I was hearing that question alot during August as Toucie's peers, one by one, toddled off to different schools as proud kindergarteners. Our family had made the decision to homeschool Toucie long ago, and now with her leukemia diagnosis it is pretty much a necessity. So, we are official, card-carrying, kindergarten homeschoolers this year! What a joy to be able to hold off until after Labor Day to begin our school year.
We've just completed our first week and I wanted to lay out our schedule here. Ours is a Waldorf inspired homeschool, so kindergarten does not include academic studies...but that doesn't mean that we're not learning things everyday! There is alot of art, music, literature, games and nature in our day-to-day life. That covers alot of "school" already. Our "formal" kindergarten is the result of me bringing stronger rhythm to the week by incorporating a daily "circletime" and assigning a task to each of our 4 schooldays (baking, laundry, handwork, painting). This way, Toucie's desire for "real" school was satisfied, and my desire for a non-academic kindy year was satisfied as well.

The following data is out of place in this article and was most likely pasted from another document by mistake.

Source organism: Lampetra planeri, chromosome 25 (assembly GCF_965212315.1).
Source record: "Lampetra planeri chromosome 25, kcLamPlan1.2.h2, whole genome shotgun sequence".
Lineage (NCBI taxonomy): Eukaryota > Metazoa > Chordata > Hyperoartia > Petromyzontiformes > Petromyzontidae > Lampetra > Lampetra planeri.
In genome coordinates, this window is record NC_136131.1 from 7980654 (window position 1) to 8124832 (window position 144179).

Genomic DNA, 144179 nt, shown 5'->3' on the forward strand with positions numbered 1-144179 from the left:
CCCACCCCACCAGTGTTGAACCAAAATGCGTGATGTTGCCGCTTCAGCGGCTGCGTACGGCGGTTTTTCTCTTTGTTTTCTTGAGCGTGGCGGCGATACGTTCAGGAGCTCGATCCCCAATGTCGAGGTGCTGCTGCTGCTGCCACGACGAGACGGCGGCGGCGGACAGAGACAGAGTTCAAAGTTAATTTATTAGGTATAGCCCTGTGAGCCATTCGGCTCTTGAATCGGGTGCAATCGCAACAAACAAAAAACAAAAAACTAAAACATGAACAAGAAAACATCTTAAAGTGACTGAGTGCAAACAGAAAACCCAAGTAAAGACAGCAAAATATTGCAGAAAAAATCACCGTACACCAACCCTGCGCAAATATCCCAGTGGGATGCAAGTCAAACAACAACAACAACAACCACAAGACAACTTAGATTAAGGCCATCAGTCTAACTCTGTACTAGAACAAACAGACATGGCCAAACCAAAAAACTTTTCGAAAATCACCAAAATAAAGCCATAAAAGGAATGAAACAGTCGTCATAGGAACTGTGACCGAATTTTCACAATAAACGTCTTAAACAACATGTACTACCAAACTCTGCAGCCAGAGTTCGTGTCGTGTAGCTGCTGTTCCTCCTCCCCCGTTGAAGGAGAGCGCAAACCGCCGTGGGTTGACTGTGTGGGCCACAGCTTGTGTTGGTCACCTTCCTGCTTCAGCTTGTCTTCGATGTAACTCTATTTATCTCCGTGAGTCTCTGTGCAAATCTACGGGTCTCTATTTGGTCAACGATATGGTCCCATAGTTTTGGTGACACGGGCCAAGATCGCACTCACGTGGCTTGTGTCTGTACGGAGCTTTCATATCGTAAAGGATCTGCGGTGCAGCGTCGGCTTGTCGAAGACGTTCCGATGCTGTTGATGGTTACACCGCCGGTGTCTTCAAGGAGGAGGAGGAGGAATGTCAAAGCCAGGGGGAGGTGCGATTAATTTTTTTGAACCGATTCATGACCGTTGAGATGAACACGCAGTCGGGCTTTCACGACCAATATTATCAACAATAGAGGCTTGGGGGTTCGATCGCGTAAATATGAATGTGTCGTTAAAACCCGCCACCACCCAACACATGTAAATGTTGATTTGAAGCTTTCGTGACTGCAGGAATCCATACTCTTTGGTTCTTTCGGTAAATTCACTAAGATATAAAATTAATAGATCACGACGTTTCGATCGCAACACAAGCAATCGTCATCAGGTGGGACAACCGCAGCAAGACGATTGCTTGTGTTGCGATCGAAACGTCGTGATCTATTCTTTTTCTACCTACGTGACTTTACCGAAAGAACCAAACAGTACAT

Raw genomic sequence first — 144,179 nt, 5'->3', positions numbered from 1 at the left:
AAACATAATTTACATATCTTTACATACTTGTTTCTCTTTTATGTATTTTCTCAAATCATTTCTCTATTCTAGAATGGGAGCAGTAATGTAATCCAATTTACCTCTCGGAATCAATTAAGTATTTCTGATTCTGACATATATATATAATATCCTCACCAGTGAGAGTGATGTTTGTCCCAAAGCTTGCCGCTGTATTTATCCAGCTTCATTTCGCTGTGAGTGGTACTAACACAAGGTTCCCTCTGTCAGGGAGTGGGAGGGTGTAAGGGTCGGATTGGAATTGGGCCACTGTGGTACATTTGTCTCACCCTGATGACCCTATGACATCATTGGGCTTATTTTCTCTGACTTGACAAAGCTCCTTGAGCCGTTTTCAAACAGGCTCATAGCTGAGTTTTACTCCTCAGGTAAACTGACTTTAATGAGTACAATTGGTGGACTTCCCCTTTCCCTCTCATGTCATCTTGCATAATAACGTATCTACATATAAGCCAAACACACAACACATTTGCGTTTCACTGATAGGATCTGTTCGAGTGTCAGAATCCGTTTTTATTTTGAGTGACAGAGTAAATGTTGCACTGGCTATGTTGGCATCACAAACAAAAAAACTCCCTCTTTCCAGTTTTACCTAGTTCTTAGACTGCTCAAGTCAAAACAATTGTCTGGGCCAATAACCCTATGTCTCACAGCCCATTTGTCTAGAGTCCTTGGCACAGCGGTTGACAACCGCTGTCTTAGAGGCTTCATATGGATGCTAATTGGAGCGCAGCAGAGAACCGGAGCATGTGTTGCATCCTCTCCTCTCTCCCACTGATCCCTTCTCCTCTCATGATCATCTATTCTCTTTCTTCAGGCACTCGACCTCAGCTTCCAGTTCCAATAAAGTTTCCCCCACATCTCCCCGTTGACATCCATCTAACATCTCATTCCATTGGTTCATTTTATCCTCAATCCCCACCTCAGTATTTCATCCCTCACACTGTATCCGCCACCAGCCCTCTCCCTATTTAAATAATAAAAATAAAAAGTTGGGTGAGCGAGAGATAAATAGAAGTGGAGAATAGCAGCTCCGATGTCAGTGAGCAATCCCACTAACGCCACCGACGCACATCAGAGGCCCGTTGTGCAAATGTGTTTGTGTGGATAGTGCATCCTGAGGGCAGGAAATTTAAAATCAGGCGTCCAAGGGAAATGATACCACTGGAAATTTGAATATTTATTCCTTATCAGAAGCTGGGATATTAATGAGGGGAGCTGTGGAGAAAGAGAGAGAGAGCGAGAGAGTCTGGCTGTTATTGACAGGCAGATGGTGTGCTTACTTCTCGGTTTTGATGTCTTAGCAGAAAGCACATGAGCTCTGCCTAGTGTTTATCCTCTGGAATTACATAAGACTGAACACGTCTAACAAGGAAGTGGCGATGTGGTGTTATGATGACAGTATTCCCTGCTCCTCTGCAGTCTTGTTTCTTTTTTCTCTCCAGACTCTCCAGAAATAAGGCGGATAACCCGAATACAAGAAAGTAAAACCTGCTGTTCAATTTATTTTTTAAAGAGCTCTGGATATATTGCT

For me this year is a trial. Each week requires planning and research and I am keeping records as if an audit was expected. My record-keeping method is inspired by this from Renee's blog, FIMBY. Here is what mine looks like:
I try to spend time at the end of each day (whether it is a "school day" or not) jotting down our activities on a page like this. For a young child just learning about the world, just about everything they do is educational and falls under some subject heading! So at the end of the week, there is quite a bit recorded under each heading and the page reflects the rich content of our schooling. Here's a sample...maybe it doesn't look that rich...but hey, we've just gotten started!
Later, at the end of the month, I can go through and consolidate this information, organizing it to reflect our homeschool accomplishments. I do this so that I can have the best of both worlds: Our school days are relaxed and very loosely structured with room to follow Toucie's interests and allow her to play, play, play. And I'm able to take all that we do and show it on paper as something that a more mainstream-minded person (or auditor!!) can relate to.